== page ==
Things You'll Need
11/16" open end wrench
1/2' open end or box end wrench
Dixon special tool (Part 5056) or combination square
Dixon Corporation is a manufacturer of zero-turn riding mowers and tractor mowers for residential and commercial uses. According to the Dixon-ZTR website, the company has been utilizing zero turn technology on its mowers since 1974. Cones are a part of the transmission assembly and help to control torque and steering. Adjusting the cones, specifically, adjusting the distance of the cones from the discups, can create more precise steering control of the mower.
Loosen, but do not remove, the locking nuts on the Allen head pivot bolts at the rear of the transmission using your 11/16-inch open end wrench.
Back off, but do not remove, the outside locking nuts on the torque rods slightly, using your 1/2-inch open end or box end wrench.
Undo the old gap setting between the discup and cones by turning the Allen head pivot bolt and the inside torque rod nut until the discup cradle moves in toward the cone. Turn the torque rod nut twice for every one turn of the pivot bolt, as the threads are much finer. Continue loosening the bolts until the discup just makes contact with the cone but are not jammed up against one another.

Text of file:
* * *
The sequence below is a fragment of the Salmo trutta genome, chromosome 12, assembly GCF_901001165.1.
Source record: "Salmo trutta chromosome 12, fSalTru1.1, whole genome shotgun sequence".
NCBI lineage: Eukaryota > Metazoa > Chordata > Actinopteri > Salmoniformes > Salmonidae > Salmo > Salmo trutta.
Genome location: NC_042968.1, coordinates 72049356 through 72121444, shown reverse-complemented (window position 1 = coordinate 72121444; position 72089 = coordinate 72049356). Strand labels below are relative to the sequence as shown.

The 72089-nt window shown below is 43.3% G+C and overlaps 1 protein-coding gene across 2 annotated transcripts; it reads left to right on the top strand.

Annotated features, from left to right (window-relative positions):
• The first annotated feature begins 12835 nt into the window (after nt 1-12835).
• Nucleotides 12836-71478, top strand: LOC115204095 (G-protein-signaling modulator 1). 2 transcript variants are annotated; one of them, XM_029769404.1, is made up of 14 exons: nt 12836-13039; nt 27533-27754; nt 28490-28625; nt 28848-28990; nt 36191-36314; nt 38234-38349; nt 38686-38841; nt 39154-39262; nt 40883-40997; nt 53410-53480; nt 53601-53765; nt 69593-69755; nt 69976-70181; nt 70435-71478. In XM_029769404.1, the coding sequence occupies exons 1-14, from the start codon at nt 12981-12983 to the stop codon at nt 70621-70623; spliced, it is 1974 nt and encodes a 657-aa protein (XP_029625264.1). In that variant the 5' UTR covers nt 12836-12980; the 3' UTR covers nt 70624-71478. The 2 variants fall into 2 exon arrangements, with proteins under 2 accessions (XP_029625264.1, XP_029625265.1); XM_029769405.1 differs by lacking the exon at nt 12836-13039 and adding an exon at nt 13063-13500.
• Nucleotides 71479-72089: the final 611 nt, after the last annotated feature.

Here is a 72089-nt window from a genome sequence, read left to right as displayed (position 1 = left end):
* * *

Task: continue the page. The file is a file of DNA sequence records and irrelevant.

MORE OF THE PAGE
Square the discup so it rests perpendicular to the back frame of the transmission. Loosen either the front or back discup, whichever is more inboard holding the Dixon special tool or a pocket square to know when you've reached perpendicular. Adjust until the discup is square and just barely touching end up Release the front or rear that is more inboard than the other and adjust the outboard one in until the discup is square and it is still just barely locked on the cone.
Create a new neutral gap by barely loosening the adjustment bolts so the cups and cones have a .020 to .025 gap between them on both sides of the assembly.
Set the rod lock to neutral by making the space between the bottom rod lock and the lower spring nut a uniform distance of roughly five threads. Rotate the upper spring nut until the gap distance is evenly divided between the upper and lower cones.
Adjust the control rods so the lever stubs are positioned vertically or slightly rearward and the two steering control levers are even. Push the machine forward with the engine off to confirm that there is no sound from the cones abrading the cups. Get rid of any abrading by adjusting the neutral spring nuts. Tighten down all of the nuts to hold the adjustments you just made.
Test the mower by turning it on and driving in a straight line over relatively flat terrain, the mower drives relatively straight when both levers are within 1-inch of touching each other.
A communications professional, D.C. Winston has more than 17 years of experience writing and editing content for online publications, corporate communications, business clients, industry journals and film/broadcast media. Winston studied political science at the University of California, San Diego.